A British financial trader accused of helping trigger a multibillion-dollar Wall Street crash from a suburban home in west London can be extradited to the United States to stand trial, a judge has ruled.
Navinder Singh Sarao, 37, dubbed the Hound of Hounslow, is wanted in America over allegations he helped cause the 2010 Wall Street "Flash Crash" from his parent's home 3,500 miles away.
Sarao faces 22 charges which carry sentences totalling a maximum of 380 years over the financial crisis, which saw the Dow Jones Industrial Average plunge 600 points in five minutes, wiping tens of billions of pounds off the value of US shares.
American authorities claim the Briton made 875,000 dollars on May 6 2010, the day of the crash, part of illegal earnings of more than 40 million dollars (£26 million) in five years.
District Judge Quentin Purdy ruled on Wednesday that Sarao could be sent to stand trial in the US in an extradition hearing at Westminster Magistrates' Court.
Lawyers for Sarao, who argued his actions did not constitute a crime, said outside court that they will lodge an appeal once Home Secretary Theresa May makes her final decision in the case.
Sarao's lawyer Richard Egen told reporters outside the courtroom: "We still think we have a strong argument and we will be appealing the decision (of the court) once the Secretary of State makes her decision.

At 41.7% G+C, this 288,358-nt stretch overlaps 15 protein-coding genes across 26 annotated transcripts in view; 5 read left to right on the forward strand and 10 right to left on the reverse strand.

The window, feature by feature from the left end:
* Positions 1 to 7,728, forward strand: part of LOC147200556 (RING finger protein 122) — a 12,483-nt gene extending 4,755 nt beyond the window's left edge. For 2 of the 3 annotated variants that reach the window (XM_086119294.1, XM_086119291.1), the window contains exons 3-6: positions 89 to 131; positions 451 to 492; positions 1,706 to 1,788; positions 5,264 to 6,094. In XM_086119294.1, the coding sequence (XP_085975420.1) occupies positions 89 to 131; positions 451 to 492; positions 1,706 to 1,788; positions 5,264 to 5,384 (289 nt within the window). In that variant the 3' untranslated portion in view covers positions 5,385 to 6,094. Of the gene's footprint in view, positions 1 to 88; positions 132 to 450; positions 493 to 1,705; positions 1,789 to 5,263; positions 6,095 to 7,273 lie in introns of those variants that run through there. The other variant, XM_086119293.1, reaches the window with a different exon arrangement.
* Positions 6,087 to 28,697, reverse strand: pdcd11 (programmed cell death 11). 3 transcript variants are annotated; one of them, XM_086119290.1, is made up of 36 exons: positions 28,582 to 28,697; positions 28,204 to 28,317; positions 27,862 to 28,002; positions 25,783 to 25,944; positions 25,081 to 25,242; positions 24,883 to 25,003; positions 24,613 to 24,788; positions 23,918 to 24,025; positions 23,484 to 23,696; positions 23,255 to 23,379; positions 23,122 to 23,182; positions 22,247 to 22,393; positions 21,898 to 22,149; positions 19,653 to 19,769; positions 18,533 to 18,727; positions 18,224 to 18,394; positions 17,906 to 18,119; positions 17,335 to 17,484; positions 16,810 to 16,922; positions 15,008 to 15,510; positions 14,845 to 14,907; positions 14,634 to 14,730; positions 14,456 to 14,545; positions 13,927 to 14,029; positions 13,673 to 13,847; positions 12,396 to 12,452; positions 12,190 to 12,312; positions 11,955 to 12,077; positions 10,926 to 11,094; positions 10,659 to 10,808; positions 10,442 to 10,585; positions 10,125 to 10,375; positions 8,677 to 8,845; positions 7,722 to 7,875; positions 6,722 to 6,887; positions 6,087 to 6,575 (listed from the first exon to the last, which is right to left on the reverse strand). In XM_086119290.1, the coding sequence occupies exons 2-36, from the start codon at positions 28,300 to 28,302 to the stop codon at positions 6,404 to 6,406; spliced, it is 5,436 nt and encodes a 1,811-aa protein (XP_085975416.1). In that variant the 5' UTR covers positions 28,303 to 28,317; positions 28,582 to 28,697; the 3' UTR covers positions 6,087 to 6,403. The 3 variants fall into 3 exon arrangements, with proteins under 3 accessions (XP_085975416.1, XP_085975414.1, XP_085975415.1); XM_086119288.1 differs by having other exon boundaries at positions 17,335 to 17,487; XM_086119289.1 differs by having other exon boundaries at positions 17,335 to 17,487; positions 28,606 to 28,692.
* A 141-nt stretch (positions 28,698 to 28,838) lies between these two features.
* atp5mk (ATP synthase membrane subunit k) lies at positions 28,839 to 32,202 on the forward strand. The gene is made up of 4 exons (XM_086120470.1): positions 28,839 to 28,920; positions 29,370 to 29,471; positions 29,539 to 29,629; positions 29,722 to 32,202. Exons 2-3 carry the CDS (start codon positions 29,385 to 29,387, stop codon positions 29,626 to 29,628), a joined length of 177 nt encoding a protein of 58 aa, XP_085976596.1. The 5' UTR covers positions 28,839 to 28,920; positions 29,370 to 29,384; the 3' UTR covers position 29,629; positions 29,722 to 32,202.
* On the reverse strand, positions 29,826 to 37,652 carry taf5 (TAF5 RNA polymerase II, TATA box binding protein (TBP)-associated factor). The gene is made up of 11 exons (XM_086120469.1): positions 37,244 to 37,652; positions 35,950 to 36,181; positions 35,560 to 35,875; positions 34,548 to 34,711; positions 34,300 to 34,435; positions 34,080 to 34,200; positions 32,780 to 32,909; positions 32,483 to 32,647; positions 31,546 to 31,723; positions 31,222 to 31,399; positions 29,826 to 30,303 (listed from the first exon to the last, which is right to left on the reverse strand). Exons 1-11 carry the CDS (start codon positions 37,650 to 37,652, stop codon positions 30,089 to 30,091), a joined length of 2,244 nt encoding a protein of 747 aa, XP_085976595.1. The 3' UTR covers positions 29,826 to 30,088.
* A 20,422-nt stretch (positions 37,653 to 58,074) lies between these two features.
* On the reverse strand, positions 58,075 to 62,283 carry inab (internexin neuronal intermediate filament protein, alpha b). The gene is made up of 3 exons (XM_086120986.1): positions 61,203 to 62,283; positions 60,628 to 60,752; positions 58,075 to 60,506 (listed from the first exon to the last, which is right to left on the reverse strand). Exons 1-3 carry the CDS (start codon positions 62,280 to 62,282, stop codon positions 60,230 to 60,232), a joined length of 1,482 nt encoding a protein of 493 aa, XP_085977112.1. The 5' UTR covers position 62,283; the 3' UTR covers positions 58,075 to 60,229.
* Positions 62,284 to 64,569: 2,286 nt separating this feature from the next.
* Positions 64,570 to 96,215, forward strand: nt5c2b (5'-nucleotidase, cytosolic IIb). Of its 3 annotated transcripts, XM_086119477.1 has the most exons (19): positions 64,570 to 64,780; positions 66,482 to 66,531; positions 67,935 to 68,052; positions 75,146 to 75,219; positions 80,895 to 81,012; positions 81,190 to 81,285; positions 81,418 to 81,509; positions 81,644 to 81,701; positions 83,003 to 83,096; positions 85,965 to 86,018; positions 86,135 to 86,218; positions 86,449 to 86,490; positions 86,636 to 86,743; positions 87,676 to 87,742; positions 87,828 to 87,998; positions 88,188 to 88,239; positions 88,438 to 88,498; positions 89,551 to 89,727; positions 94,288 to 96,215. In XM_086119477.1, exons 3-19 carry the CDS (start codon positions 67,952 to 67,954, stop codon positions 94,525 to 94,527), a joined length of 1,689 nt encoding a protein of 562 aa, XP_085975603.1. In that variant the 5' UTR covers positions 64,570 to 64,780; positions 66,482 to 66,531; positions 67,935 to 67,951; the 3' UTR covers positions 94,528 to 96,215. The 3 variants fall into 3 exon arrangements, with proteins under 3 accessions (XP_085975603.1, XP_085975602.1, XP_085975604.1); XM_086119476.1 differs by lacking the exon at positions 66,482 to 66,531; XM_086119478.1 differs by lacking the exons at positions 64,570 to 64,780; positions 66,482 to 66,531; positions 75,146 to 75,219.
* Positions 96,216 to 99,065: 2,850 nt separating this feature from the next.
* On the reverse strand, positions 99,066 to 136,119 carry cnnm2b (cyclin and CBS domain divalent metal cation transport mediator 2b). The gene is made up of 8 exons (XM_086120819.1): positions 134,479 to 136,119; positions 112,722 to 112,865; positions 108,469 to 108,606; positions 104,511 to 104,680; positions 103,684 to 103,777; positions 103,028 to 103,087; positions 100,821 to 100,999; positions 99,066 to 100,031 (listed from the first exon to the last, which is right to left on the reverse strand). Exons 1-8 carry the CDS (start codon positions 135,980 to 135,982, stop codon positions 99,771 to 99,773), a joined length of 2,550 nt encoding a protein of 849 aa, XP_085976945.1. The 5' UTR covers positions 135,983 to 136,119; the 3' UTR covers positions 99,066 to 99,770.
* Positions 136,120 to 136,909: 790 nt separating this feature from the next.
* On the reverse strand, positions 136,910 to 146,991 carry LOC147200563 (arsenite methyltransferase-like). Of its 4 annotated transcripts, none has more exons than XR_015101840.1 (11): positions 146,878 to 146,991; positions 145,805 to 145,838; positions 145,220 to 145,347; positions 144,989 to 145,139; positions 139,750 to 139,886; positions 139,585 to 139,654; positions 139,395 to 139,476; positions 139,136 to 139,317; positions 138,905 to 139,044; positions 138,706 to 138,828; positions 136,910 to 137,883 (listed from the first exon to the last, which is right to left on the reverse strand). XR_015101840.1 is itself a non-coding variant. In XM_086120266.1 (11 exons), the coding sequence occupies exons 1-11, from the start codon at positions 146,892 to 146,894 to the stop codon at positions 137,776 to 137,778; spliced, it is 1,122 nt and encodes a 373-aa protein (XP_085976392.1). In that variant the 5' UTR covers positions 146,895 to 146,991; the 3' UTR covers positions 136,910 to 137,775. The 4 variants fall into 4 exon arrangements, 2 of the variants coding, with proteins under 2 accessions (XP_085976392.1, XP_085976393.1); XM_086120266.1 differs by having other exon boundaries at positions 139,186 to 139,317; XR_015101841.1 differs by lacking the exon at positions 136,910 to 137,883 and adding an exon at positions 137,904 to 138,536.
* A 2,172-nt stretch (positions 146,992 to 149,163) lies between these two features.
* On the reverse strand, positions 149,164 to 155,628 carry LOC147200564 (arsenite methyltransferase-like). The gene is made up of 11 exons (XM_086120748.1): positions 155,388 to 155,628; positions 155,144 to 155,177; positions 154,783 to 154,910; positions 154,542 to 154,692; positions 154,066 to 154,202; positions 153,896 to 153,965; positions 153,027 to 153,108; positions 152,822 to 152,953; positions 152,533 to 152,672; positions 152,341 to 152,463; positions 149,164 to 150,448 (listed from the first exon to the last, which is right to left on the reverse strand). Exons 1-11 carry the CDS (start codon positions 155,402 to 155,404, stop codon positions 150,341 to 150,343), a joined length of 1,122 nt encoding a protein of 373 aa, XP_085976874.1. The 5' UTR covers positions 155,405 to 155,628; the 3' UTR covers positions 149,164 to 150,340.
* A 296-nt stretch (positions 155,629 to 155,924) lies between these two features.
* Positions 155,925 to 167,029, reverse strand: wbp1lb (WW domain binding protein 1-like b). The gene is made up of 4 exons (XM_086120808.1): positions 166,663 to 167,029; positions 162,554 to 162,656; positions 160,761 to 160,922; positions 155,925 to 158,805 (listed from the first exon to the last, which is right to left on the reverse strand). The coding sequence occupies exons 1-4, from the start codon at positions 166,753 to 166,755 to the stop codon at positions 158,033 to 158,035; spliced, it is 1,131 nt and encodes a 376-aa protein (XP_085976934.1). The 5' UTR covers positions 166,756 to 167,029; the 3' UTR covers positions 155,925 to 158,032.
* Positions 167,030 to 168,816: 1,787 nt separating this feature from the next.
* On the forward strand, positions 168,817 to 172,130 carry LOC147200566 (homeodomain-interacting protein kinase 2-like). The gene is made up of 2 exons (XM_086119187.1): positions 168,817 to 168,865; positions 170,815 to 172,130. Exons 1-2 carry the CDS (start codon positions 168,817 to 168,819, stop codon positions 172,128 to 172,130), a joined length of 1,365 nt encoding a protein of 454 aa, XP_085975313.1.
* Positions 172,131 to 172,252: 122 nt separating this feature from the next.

"We are very disappointed. We think we had a strong argument but we will be going to the Court of Appeal to make our argument there."
Mrs May is the final arbiter on extradition requests and has two months in which to either grant or refuse the US request, Judge Purdy said.
Sarao, wearing a red jumper and black trousers, was released on bail after the short hearing.
Sarao is accused of "spoofing" - a practice of bidding with the intent to cancel the bid before execution.
US authorities needed to prove dual criminality - meaning that an alleged offence must be a crime in both countries - in order to extradite him.
At an earlier hearing his lawyers argued that his actions were not criminal in this country, while the Americans said they were covered by several British fraud offences.
A previous hearing heard that Mr Sarao allegedly manipulated the market by making "false" and "fictitious" orders on the Chicago Mercantile Exchange (CME).
But his lawyers claimed that his orders "created true liquidity" and did not give a "false or misleading impression".
They also dismissed claims that he had a "meaningful, causal" link to the "Flash Crash" as "nonsense" and said he had stopped trading an hour before the market plunged.
In his written ruling, Judge Purdy said: "The causes of the Flash Crash are not a single action and cannot on any view be laid wholly or mostly at Navinder Sarao's door, although he was active on the day. In any event this is only a single trading day in over 400 relied upon by the prosecution."
But he wrote that the American authorities had made a convincing case for dual criminality.
He had earlier told Sarao in court that he could appeal to the Home Secretary "otherwise the case will be sent to the US for trial".
Sarao left court without commenting, flanked by his legal team.